Autosomal recessive ocular albinism associated with a functionally significant tyrosinase gene polymorphism

Kazuyoshi Fukai, Stuart A. Holmes, Neil J. Lucchese, Victoria Mok Siu, Richard G. Weleber, Rhonda E. Schnur, Richard A. Spritz

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Abstract

Autosomal recessive ocular albinism (AROA) is a disorder characterized by reduced pigmentation of the retina and iris, hypoplastic fovea, variably reduced visual acuity and nystagmus. Pigmentation of the skin and hair is normal, but is usually slightly lighter than in unaffected sibs. We analysed 12 unrelated patients with AROA, and found that two had abnormalities of the tyrosinase (TYR) gene. These two patients were each a compound heterozygote for a different pathologic mutant allele and an allele containing a ‘normal’ polymorphism, Arg402Gln, which results in a tyrosinase polypeptide with reduced thermal stability. In these patients, AROA thus appears to represent a clinically mild form of OCA1, with a fixed visual deficit resulting from low tyrosinase activity during fetal development but with normal pigmentation of the skin and hair postnatally.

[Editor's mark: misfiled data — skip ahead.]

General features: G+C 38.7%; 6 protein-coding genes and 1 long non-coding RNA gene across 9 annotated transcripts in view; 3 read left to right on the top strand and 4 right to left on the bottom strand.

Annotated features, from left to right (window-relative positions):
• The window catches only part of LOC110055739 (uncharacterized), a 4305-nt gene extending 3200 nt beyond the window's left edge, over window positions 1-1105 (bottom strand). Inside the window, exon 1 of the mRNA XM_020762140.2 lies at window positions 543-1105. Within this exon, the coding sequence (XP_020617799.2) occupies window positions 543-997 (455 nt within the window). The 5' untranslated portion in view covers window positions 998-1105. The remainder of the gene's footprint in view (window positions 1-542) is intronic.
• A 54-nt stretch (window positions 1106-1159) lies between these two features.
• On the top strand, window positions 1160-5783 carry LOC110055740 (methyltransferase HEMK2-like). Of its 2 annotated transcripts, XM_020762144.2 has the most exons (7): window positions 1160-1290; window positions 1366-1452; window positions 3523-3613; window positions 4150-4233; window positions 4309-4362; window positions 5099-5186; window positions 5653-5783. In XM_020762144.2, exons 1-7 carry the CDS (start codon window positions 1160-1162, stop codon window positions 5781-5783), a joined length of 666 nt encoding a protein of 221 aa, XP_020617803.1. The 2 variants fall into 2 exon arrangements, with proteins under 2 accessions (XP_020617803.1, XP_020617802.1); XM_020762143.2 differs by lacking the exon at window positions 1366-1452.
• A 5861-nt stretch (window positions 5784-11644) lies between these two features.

Original languageEnglish (US)
Pages (from-to)92-95
Number of pages4
JournalNature genetics
Volume9
Issue number1
DOIs
StatePublished - Jan 1995

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ASJC Scopus subject areas

  • Genetics

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